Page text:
Monday is New Years and, as is often the case, people’s minds turn toward things they’d like to do in the new year. Whether that is eating better, exercising, or spending more time in God’s word, the new year is a time for pausing and thinking about goals for the next leg of the journey.
Perhaps you are thinking that you want to spend more time reading the Bible and wondering where to start. Let me offer a few possibilities.
First, of all—I think that the attitude with which you approach your daily reading is extremely important. One of the biggest problems with New Year’s resolutions is that they tend be herculean and, therefore, destined for failure. If you set a goal that you are bound to miss, you are setting yourself up for defeat and discouragement, which tends to lead to giving up. I think a better plan is one that is flexible enough to meet reality.
This tension is most clearly seen in the “Read the Bible in a Year” plans. This is a great goal, but requires reading about three to four chapters a day. Typically people start off well, but then they miss a day and determine to read six or seven chapters the next day. But the next time that happens, there is simply not enough time to read that much so they put it off til the next day and then it’s nine or more chapters to get caught up. Eventually “catching up” is just not feasible so they give up and determine to do better next year.
My question is this—“Why does it have to be in a year?” Wouldn’t it be better to take a year and a half or two years to read through the Bible and actually finish it rather than not finish because you were not able to keep some arbitrary schedule? If it is your goal to read the Bible all the way through (and this is a great goal), give yourself permission to take a year and a half or two years. Make it your goal to read the Bible, not to hit a goal that you know you won’t reach.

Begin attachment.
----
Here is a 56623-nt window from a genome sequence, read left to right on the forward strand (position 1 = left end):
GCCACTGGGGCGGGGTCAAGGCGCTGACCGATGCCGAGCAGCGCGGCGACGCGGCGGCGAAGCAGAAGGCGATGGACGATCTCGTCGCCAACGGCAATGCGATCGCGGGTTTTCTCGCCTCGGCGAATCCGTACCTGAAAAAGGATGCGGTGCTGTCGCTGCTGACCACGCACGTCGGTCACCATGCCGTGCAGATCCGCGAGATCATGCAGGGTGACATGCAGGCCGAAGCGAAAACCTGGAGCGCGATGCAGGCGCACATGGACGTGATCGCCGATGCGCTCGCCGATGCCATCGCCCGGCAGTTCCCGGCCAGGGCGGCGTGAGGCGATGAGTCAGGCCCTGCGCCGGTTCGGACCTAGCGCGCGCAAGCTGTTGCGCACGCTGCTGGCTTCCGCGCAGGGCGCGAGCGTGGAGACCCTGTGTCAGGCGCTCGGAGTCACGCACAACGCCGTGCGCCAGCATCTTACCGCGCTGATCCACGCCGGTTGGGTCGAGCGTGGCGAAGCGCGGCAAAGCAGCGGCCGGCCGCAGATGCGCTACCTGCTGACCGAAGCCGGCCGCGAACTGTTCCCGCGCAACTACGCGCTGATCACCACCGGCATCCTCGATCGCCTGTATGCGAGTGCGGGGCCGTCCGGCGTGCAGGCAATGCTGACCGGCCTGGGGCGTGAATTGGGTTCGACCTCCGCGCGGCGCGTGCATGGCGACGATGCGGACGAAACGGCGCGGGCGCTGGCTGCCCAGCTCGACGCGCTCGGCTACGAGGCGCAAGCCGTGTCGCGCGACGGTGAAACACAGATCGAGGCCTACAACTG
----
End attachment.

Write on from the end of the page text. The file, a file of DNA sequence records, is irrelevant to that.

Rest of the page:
If that is your goal, there are a number of different ways you can read through the Bible (in order, chronologically, etc). Ligonier Ministries just posted a collection of Bible Reading Plans. Some of these are “do it in a year” plans, so I recommend adapting them to a more realistic schedule.
Another approach to your daily reading would be to focus in on one book at a time. For example, you may want to understand the book of Ephesians better. Why not read through the book several times for a month (or two)? It’s six chapters long. If you read two to three chapters a day, you could easily read through the whole book five to ten times in a month. I guarantee that you will appreciate it more on each read.
A different plan would be to read the passage for the upcoming sermon several times during the week in preparation for Sunday. How often do we show up to worship, not having given any thought to what we will be studying together? We put the passage for the upcoming Sunday in the bulletin each week so that you can prepare. Try reading the passage each day for a week and see how much more you are prepared to hear the sermon.
These are all suggestions. Please don’t try to do all of them. The goal is to be in God’s word regularly. Five, ten, or fifteen minutes a day is far better than an hour, once a month. The more time you spend reading the Bible, the more you will desire it. It’s part of building healthy habits and nurturing your soul. There is no time like New Year’s to work on building new habits.
One final thought. If you are going to read through the Bible straight through, I highly recommend a Reader’s Bible. We did a blog post on this a few months back if you’d like to learn more about those.